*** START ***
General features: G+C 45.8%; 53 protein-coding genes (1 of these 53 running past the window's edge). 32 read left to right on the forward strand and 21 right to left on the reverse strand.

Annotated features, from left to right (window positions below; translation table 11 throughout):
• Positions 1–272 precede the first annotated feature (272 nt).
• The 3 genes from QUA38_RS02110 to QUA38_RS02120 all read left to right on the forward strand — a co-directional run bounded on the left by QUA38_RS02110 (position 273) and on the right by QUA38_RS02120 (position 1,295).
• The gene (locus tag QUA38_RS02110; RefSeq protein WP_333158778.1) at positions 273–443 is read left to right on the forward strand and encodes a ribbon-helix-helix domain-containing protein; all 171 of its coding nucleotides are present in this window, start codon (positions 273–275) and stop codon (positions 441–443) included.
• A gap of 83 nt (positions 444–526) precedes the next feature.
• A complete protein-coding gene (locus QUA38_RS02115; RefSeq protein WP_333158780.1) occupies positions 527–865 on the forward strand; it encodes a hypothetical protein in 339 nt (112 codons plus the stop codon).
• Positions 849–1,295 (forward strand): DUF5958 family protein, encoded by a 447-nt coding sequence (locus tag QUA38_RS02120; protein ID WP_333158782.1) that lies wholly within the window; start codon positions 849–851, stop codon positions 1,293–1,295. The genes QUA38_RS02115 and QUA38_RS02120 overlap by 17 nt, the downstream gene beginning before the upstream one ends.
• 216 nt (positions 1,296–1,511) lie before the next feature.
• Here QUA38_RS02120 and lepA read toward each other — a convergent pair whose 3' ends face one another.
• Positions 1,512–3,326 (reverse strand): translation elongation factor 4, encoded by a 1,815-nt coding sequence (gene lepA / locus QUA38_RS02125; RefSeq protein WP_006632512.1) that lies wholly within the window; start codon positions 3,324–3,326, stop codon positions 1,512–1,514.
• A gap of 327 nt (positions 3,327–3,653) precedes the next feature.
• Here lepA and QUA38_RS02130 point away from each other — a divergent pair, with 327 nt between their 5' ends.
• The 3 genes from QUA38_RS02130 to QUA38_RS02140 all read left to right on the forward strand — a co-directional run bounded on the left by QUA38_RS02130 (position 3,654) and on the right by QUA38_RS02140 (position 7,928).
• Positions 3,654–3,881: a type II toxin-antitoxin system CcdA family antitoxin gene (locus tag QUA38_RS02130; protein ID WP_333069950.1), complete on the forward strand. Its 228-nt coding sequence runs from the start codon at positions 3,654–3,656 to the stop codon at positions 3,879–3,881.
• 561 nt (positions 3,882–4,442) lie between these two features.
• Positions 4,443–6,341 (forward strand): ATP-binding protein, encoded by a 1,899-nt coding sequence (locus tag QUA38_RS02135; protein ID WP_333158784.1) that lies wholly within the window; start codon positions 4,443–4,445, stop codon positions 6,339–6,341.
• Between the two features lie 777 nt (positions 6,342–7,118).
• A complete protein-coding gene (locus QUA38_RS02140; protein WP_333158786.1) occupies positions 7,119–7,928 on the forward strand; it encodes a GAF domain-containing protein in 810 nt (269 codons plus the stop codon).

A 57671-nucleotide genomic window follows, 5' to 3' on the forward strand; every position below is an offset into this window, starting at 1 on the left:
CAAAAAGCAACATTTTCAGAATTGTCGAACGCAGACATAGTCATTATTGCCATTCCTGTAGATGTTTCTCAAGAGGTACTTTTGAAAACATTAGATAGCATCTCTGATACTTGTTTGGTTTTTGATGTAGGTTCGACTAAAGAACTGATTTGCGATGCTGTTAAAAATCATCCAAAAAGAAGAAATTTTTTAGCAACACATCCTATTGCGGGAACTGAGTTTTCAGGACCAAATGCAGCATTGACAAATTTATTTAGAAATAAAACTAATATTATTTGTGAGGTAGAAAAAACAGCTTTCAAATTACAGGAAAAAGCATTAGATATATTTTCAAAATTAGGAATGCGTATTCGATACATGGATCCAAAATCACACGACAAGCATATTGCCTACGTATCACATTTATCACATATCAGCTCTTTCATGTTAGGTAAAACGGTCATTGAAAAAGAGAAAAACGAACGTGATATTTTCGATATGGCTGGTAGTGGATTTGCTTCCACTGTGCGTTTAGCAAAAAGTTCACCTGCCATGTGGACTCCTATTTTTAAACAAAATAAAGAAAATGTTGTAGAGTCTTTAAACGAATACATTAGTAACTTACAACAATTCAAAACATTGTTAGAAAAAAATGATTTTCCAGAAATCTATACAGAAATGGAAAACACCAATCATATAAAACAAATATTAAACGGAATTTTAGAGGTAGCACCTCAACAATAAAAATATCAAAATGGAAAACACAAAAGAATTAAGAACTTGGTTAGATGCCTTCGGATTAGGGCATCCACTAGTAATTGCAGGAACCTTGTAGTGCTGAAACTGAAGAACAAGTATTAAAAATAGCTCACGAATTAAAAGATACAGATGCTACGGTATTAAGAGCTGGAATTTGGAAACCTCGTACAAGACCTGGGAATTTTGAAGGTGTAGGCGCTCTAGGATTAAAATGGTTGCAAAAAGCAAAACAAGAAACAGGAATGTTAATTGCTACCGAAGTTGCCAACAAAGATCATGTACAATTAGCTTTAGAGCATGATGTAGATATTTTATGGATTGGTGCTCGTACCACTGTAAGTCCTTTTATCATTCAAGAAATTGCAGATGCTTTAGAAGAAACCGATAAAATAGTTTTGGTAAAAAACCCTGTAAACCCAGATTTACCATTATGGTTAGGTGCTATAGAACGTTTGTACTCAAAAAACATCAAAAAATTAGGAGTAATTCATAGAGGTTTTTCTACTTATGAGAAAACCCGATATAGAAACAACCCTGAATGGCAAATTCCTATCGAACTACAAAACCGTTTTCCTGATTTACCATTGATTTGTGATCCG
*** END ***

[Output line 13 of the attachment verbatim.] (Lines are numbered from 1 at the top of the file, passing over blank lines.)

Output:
• Here lepA and QUA38_RS02130 point away from each other — a divergent pair, with 327 nt between their 5' ends.